Sunday, December 20, 2009

Agassi’s amazing memoir collaborator

After reading the first chapter of “Open”, Agassi’s autobiography, I was amazed by the use of language. J.R. Moehringer paints a vivid picture of the painful memories of young Andre, using powerful prose. (The complementary first chapter can be found on BookArmy). For those of you not familiar with Moehriner, he is a Pulitzer Prize winner and wrote for the New York Times and Financial Times. He also wrote his own memoir “The Tender Bar” about his fatherless childhood that caught the eye of Agassi.

They started collaborating and taped 250 hours of sessions- a number any psychoanalyst would be jealous of. Moehringer was able to get inside Agassi’s head – not an easy thing to do. He read Freud, Jung and mythology to better understand the former tennis champ. Finding the right voice for telling the compelling story posed a challenge. Moehringer decided use the opposite of Bertrand Russell’s style and go for a stream of sentences in the present tense without any use of quotation marks.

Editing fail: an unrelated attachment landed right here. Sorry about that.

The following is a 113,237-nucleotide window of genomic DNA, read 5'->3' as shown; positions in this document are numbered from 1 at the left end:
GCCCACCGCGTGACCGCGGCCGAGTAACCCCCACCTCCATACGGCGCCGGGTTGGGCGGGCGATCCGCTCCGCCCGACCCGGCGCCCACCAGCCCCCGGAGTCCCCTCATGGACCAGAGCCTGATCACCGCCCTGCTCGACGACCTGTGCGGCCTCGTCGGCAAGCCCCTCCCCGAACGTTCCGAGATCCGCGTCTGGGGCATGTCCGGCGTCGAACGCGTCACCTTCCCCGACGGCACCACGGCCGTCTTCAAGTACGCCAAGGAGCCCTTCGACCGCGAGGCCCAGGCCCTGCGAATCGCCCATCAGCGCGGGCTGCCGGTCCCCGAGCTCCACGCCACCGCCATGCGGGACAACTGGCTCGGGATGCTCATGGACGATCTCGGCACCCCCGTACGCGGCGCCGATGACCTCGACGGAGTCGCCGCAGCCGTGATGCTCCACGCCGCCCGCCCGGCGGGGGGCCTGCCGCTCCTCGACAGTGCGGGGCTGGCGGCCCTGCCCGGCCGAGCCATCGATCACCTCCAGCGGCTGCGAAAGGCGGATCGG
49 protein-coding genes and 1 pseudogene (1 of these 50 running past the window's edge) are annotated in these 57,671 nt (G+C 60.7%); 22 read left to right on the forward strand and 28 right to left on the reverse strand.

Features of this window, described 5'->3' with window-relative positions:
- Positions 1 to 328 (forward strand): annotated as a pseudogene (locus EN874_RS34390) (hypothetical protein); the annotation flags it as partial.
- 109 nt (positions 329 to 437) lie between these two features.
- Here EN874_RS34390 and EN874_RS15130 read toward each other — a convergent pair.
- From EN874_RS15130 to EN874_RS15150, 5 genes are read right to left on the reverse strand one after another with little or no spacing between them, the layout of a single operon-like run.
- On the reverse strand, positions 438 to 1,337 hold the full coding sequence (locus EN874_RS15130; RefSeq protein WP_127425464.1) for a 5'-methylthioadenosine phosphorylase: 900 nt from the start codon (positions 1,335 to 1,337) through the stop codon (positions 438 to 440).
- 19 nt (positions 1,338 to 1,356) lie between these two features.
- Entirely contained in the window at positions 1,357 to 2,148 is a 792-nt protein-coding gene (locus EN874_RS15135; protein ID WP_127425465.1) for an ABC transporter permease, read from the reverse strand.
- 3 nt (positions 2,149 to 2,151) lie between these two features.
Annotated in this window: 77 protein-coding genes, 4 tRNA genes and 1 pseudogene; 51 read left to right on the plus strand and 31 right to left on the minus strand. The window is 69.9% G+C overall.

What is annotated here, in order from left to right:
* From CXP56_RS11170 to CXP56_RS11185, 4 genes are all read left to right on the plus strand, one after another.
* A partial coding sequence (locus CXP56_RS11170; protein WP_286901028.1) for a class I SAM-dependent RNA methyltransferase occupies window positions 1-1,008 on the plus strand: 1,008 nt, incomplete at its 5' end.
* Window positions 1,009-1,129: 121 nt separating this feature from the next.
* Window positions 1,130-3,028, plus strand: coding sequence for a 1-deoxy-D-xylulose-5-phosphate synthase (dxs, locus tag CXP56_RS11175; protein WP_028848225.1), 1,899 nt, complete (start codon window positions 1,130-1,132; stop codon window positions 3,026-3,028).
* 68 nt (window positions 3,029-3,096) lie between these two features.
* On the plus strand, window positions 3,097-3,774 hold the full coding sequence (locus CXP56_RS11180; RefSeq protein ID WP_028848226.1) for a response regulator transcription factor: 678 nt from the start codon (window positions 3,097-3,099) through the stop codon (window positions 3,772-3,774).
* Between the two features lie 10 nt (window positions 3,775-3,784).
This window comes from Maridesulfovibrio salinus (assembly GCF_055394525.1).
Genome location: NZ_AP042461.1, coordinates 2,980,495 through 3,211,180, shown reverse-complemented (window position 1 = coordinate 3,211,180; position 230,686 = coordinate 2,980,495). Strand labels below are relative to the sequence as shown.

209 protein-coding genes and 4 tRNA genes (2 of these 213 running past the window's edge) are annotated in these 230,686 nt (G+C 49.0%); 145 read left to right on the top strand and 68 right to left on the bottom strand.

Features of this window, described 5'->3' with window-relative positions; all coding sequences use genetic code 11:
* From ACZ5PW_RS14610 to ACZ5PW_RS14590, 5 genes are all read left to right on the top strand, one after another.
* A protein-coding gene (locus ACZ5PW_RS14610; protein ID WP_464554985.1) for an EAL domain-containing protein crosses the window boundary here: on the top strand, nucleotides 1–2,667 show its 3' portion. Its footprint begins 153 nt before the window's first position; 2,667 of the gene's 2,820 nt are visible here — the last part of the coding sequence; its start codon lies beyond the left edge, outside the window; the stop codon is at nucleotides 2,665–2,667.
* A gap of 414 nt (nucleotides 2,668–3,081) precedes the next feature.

The result is nothing short of stunning. To quote Janet Maslin of the New York Times: “The ease with which Mr. Moehringer slips into telling someone else’s story is both compelling and spooky”. I wholeheartedly agree – just read the first chapter.

You might wonder why Mr. Moehringer is not mentioned on the cover or on the title page. Before you draw wrong conclusions – it was Mr Moehringer’s own choice. To quote him: “The midwife doesn’t go home with the baby”.

That may be so, but Mr. Moehringer deserves accolades for giving Agassi such a powerful voice.

(Image courtesy of the New York Times)

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